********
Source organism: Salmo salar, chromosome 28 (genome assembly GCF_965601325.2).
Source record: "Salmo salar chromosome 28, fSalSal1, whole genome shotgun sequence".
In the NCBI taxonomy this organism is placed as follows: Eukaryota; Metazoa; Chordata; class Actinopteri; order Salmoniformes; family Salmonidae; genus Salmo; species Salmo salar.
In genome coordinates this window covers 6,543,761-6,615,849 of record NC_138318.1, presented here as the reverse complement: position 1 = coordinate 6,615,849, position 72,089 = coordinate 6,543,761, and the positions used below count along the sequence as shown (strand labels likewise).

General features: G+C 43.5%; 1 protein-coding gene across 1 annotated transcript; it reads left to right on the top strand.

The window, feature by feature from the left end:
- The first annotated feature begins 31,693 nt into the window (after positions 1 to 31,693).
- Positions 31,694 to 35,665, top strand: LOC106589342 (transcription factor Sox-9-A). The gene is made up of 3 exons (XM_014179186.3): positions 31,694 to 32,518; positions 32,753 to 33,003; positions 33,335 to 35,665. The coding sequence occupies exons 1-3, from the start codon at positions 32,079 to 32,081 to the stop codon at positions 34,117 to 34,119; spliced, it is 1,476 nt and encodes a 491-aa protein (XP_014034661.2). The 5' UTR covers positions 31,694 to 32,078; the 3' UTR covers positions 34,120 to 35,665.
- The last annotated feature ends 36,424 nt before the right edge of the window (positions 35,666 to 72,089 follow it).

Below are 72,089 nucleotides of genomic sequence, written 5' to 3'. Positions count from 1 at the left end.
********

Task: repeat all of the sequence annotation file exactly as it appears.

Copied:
Source organism: Salmo salar, chromosome 28 (genome assembly GCF_965601325.2).
Source record: "Salmo salar chromosome 28, fSalSal1, whole genome shotgun sequence".
In the NCBI taxonomy this organism is placed as follows: Eukaryota; Metazoa; Chordata; class Actinopteri; order Salmoniformes; family Salmonidae; genus Salmo; species Salmo salar.
In genome coordinates this window covers 6,543,761-6,615,849 of record NC_138318.1, presented here as the reverse complement: position 1 = coordinate 6,615,849, position 72,089 = coordinate 6,543,761, and the positions used below count along the sequence as shown (strand labels likewise).

General features: G+C 43.5%; 1 protein-coding gene across 1 annotated transcript; it reads left to right on the top strand.

The window, feature by feature from the left end:
- The first annotated feature begins 31,693 nt into the window (after positions 1 to 31,693).
- Positions 31,694 to 35,665, top strand: LOC106589342 (transcription factor Sox-9-A). The gene is made up of 3 exons (XM_014179186.3): positions 31,694 to 32,518; positions 32,753 to 33,003; positions 33,335 to 35,665. The coding sequence occupies exons 1-3, from the start codon at positions 32,079 to 32,081 to the stop codon at positions 34,117 to 34,119; spliced, it is 1,476 nt and encodes a 491-aa protein (XP_014034661.2). The 5' UTR covers positions 31,694 to 32,078; the 3' UTR covers positions 34,120 to 35,665.
- The last annotated feature ends 36,424 nt before the right edge of the window (positions 35,666 to 72,089 follow it).

Below are 72,089 nucleotides of genomic sequence, written 5' to 3'. Positions count from 1 at the left end.